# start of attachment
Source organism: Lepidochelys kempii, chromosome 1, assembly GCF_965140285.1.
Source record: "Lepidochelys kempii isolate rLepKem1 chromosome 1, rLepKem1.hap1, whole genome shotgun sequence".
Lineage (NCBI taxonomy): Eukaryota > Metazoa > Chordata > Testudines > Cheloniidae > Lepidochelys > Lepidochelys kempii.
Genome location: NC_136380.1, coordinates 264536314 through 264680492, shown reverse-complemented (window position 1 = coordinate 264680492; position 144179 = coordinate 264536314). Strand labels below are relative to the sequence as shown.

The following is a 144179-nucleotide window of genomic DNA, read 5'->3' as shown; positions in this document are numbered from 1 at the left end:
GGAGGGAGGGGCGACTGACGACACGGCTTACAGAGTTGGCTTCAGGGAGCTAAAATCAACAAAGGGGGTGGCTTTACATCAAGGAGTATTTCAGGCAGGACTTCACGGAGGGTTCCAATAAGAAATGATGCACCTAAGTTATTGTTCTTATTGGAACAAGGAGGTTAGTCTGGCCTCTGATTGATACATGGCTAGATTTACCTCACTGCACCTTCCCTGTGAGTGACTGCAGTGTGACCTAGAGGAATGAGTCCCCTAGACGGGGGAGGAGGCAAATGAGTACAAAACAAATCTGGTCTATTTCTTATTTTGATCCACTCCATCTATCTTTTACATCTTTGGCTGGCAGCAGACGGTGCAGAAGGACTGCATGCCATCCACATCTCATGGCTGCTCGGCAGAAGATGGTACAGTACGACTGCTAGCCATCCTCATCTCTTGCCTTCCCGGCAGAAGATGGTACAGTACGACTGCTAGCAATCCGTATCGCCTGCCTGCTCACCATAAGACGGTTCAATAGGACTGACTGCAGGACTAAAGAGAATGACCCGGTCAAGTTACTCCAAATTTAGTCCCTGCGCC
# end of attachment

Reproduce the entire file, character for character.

Source organism: Lepidochelys kempii, chromosome 1, assembly GCF_965140285.1.
Source record: "Lepidochelys kempii isolate rLepKem1 chromosome 1, rLepKem1.hap1, whole genome shotgun sequence".
Lineage (NCBI taxonomy): Eukaryota > Metazoa > Chordata > Testudines > Cheloniidae > Lepidochelys > Lepidochelys kempii.
Genome location: NC_136380.1, coordinates 264536314 through 264680492, shown reverse-complemented (window position 1 = coordinate 264680492; position 144179 = coordinate 264536314). Strand labels below are relative to the sequence as shown.

The following is a 144179-nucleotide window of genomic DNA, read 5'->3' as shown; positions in this document are numbered from 1 at the left end:
GGAGGGAGGGGCGACTGACGACACGGCTTACAGAGTTGGCTTCAGGGAGCTAAAATCAACAAAGGGGGTGGCTTTACATCAAGGAGTATTTCAGGCAGGACTTCACGGAGGGTTCCAATAAGAAATGATGCACCTAAGTTATTGTTCTTATTGGAACAAGGAGGTTAGTCTGGCCTCTGATTGATACATGGCTAGATTTACCTCACTGCACCTTCCCTGTGAGTGACTGCAGTGTGACCTAGAGGAATGAGTCCCCTAGACGGGGGAGGAGGCAAATGAGTACAAAACAAATCTGGTCTATTTCTTATTTTGATCCACTCCATCTATCTTTTACATCTTTGGCTGGCAGCAGACGGTGCAGAAGGACTGCATGCCATCCACATCTCATGGCTGCTCGGCAGAAGATGGTACAGTACGACTGCTAGCCATCCTCATCTCTTGCCTTCCCGGCAGAAGATGGTACAGTACGACTGCTAGCAATCCGTATCGCCTGCCTGCTCACCATAAGACGGTTCAATAGGACTGACTGCAGGACTAAAGAGAATGACCCGGTCAAGTTACTCCAAATTTAGTCCCTGCGCC